Saturday, March 2, 2013

The Musician vs. the Restauranteur

I know, I know.  It has been far too long since I managed to pound out a blog.  Life is what’s happening while you make other plans, or something of that ilk.  But I saw a post on Facebook today that made me want to stand up and scream YES! YES! YES!

A fellow musician and friend, Jim Snively, posted an image of a Craigslist ad and a response that I believe epitomizes one of the biggest cultural issues that exists today.
There is no value placed on the arts. 

Everyone has some God-given talent.  A gifted surgeon makes his living saving lives.  He gets paid handsomely to do his work.  A gifted architect makes his living designing structures.  He gets paid handsomely to do his work.  A gifted lawyer, a gifted financier, a gifted accountant, a gifted teacher, a gifted janitor…well you get the drift.  But gifted writers, artists, and musicians are expected to entertain others simply for the love of doing so?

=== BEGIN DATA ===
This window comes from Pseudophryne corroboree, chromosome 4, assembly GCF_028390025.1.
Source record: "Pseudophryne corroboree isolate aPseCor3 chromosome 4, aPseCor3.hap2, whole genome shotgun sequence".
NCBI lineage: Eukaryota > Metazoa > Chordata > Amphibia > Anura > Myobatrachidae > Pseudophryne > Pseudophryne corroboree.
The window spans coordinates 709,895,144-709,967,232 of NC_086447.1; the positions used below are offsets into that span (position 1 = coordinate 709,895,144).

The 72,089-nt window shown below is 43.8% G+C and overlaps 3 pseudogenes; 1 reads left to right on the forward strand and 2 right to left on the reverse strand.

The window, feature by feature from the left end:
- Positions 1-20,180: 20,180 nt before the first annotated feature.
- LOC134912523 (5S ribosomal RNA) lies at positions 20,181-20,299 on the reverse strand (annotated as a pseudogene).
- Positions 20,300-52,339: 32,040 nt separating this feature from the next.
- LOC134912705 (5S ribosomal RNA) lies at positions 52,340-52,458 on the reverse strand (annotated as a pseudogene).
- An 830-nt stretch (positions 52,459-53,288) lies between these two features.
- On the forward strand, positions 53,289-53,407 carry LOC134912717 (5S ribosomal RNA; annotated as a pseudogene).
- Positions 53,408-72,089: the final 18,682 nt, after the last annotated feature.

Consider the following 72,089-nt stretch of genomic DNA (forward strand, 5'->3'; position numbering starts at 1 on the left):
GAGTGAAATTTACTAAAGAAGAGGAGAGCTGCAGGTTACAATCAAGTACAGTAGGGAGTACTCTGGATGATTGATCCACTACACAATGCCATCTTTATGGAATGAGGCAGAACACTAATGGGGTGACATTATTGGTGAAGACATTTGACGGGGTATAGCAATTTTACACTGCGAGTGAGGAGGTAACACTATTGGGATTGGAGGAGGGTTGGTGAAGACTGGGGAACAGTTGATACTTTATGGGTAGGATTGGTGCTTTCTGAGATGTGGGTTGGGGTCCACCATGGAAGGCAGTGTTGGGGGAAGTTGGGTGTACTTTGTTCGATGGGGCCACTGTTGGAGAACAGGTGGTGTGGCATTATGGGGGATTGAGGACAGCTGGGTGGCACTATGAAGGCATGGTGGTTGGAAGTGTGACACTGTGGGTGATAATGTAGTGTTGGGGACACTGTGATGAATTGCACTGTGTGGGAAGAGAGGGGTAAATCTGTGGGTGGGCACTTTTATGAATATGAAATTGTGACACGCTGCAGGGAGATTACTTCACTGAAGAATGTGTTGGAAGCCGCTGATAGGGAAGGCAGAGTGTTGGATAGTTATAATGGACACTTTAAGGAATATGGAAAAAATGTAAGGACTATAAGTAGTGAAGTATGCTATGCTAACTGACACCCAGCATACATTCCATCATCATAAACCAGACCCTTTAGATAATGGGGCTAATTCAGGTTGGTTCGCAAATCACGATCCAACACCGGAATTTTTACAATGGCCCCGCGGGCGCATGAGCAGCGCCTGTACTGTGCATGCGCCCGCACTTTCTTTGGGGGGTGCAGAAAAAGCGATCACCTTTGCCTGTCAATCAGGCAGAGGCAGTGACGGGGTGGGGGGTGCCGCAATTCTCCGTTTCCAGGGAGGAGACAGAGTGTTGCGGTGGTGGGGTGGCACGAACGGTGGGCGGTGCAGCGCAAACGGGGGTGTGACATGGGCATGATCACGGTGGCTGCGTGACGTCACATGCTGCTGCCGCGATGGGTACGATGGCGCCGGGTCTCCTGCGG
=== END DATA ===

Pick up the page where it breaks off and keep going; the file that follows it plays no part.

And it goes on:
Unfortunately, that is the case.  Not all, but many establishments want you to entertain their customers and bring in more money for their coffers but want you to work only for tips.  Of course the customers are busy spending their money for food and drink and paying tips to waitresses and bartenders with the mistaken idea that the musicians are being PAID by the establishment to provide entertainment.

In the writing world, many magazines generously offer to “publish” your work for 10 copies of the publication.  In some cases, they want a 500-word article for $3.00.  You, the writer should be ever so grateful for the opportunity to have your work seen by the magazine’s readership…the readership that is paying for the magazine while assuming that the writers of the content are being PAID for their work.

Here’s a clue for all the clueless audiences out there.  Musicians, writers, and artists have bills to pay; they have to eat; they incur expenses creating, transporting, and providing such entertainment.  So when you enjoy that guy playing music at the restaurant, or bar, or coffee shop, please show your appreciation by tipping them.  What you put in that jar may be all they have to show for a night of commuting to and from home and then spending 2-3 hours sharing their talents with you.

And for all the clueless establishments, reread the Craigslist response above.  It applies to you.